“The majority of the feedback I would get was that there were too many dollar stores,” he said.
In upper-middle class neighborhoods, residents argued that these stores introduced a “bad element” to the city.
Some people prefer dollar stores to Walmart
Some people in Valdez’s community feel differently. In New Mexico, Valdez said, dollar stores often serve as a convenience for tourists and a meeting place for neighbors.
She said most of the people in her senior mobile home park are on fixed incomes, and appreciate the ability to acquire cheap, basic supplies.
“My neighbors love having the store nearby,” she said.
Another major benefit is not having to “deal with the crowds” at Walmart.
As dollar stores grow increasingly popular, they’ve become an alternative to America’s biggest retailers, including Walmart, Costco, Walgreens, and CVS.
In the US, dollar stores are now feeding more people than Whole Foods. Their numbers have surpassed the combined total of Walmart and McDonald’s locations.
In 2016, the chain store Dollar General purchased 41 Walmart Express stores that were forced to shut down, despite operating on a similar model.

Though Dollar General isn’t a dollar store in the traditional sense (it sells items that cost more than $1), it’s often the only place to buy cheap groceries in isolated communities.
These groceries are rarely nutritious.
“Anybody who’s been to a dollar store realizes that the stuff that they sell is all junk food,” said Mata.
Dollar General has made an effort to sell more healthy items like nuts, dried fruit, coconut water, and multigrain chips, but these foods are commonly missing from their shelves.
Other dollar stores have even fewer nutritious options. The healthy foods section on Dollar Tree’s website consists mostly of foods for dogs and cats, along with a few items like beans and noodles. The same goes for Family Dollar, which encourages its customers to “give your family delicious, healthy, nutritious meals for less,” while advertising gummy bears, cookies, toaster pastries, and sugary cereal.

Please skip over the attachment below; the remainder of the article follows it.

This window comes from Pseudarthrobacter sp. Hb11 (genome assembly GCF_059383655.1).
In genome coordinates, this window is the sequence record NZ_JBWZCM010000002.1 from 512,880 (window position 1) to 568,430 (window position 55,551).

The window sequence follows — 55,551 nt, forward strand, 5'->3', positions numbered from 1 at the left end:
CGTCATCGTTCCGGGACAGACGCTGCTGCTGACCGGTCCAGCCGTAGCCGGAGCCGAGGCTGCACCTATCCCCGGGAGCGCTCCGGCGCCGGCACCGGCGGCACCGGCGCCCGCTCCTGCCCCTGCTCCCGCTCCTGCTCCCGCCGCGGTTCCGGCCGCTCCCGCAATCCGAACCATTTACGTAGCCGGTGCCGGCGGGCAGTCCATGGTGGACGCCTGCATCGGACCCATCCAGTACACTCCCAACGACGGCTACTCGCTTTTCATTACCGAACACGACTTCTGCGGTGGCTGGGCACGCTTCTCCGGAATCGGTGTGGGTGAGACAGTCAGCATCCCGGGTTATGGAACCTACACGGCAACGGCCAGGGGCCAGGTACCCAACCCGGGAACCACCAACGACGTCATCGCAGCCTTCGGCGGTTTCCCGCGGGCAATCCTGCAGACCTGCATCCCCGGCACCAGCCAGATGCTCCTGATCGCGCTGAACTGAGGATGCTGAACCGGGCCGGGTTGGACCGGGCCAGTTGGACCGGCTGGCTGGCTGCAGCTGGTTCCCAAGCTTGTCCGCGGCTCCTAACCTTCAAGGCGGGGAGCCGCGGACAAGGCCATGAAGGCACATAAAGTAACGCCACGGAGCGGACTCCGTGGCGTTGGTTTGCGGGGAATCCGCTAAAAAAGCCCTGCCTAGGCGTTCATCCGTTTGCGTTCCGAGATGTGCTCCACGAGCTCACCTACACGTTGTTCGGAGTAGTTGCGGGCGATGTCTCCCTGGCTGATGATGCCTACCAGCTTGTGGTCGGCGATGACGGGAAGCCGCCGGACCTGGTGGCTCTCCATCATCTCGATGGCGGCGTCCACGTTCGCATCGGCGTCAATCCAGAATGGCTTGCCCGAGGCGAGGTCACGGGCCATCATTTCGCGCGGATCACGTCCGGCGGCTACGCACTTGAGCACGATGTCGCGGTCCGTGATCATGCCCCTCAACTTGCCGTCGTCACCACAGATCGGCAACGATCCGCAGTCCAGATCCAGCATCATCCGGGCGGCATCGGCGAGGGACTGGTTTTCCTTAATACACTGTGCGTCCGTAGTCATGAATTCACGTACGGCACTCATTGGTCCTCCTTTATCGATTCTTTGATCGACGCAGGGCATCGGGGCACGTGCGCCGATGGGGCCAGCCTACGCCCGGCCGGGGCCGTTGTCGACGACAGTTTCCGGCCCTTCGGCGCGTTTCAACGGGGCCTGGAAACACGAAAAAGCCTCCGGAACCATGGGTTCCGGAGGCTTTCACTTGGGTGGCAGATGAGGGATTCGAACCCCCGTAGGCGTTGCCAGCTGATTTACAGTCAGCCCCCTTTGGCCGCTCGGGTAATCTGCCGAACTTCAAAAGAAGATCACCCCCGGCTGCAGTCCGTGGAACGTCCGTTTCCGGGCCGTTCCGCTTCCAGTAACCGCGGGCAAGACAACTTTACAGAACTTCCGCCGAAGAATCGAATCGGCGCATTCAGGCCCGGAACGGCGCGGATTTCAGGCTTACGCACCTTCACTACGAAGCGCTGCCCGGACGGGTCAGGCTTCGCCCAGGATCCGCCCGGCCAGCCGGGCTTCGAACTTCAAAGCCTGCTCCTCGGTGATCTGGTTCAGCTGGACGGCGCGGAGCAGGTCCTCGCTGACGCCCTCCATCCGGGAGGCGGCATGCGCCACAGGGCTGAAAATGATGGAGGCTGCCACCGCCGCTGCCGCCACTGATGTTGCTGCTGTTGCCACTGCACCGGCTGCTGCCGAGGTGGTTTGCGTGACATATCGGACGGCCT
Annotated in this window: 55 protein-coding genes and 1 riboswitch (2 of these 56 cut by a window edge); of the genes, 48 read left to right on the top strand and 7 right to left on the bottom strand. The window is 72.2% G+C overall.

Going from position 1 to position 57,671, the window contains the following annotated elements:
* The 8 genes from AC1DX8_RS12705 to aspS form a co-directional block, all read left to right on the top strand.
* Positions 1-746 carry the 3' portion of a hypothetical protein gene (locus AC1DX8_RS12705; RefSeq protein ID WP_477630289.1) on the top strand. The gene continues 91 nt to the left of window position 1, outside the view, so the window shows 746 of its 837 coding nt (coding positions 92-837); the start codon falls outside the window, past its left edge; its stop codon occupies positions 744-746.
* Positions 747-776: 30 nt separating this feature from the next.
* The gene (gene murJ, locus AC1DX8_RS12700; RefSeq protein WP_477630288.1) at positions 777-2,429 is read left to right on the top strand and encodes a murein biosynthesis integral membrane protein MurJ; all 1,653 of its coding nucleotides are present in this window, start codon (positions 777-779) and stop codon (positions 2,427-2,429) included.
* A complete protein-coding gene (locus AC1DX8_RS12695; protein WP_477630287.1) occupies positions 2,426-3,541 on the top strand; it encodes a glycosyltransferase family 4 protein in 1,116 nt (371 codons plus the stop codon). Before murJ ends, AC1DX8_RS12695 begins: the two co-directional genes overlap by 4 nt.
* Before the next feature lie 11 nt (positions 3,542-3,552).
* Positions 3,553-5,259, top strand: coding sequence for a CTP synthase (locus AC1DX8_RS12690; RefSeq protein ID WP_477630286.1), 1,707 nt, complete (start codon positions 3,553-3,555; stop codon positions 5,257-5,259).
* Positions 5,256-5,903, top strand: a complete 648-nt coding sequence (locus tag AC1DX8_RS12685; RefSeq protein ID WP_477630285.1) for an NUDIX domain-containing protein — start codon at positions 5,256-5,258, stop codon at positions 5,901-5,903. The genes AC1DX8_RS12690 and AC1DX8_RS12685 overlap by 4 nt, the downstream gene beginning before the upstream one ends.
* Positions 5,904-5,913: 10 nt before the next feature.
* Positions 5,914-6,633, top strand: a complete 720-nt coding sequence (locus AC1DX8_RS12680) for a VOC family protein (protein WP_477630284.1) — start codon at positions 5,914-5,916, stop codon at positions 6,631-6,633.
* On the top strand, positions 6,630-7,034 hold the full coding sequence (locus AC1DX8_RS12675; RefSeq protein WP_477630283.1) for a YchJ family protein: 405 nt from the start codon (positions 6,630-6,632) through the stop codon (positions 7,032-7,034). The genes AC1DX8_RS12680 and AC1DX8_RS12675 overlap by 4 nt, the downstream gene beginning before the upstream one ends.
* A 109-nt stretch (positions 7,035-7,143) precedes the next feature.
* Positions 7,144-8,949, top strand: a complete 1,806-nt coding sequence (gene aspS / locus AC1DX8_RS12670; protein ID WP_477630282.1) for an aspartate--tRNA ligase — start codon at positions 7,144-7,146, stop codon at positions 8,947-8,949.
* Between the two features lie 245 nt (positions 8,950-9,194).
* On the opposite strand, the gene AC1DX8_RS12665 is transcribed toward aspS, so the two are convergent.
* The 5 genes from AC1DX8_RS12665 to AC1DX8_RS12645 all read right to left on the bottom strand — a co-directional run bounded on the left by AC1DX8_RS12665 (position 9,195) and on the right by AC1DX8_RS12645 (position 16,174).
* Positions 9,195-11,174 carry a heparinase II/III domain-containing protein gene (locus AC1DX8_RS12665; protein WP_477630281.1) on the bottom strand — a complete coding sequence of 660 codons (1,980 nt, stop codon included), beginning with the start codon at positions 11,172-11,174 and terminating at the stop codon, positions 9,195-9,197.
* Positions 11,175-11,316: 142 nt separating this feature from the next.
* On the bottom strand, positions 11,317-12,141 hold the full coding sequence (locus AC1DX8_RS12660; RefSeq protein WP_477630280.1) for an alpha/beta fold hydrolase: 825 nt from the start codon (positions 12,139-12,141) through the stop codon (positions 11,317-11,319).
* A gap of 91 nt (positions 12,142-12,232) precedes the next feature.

When it comes to the physical stores, some are better than others.
“Here in California our [dollar] stores include fresh fruits and vegetables, some organic,” one resident tweeted. “It’s my first stop before heading to the grocery store.”
A heated debate has now emerged on Twitter
In the wake of the ILSR report, the debate over whether dollar stores are helping communities quickly moved to Twitter.
“I refuse to even go in them and have to drive several miles to just buy milk,” one user wrote. “Dollar stores prey on the poor.”
“As someone on a fixed income, I see them as saving the poor,” said another. “I can stock up on staples [that are] a whole lot cheaper than at regular grocery stores.”

From a cost perspective, dollar stores appear to provide options where none otherwise exist. But the ILSR report finds that dollar-store items can be deceivingly priced. By packaging their products in smaller amounts than competitors, the stores often appear to be cheaper, when really they’re just selling less.
“It’s nice that everything is a buck but lots of deception going on,” said one Twitter user.
“I do compare prices and only buy stuff that is cheaper,” another responded. “Most stuff is.”
For many people, sifting through a dollar store’s messy aisles or waiting in front of an abandoned register is a small price to pay for a lower grocery bill. For others, it’s a reason to find someplace else to shop.
“They are gross,” one woman wrote on Twitter. “Nothing is ever stocked properly, stuff laying in isles; grime on floors; nothing fresh…one employee in the whole store. I only go there when I need something quick because it’s much closer than Kroger.”
Her comment seems to sum up the problem: In communities where a dollar store is the closest — and, in some cases, the only — retailer, people can overlook even the most egregious flaws. There’s nowhere else to go.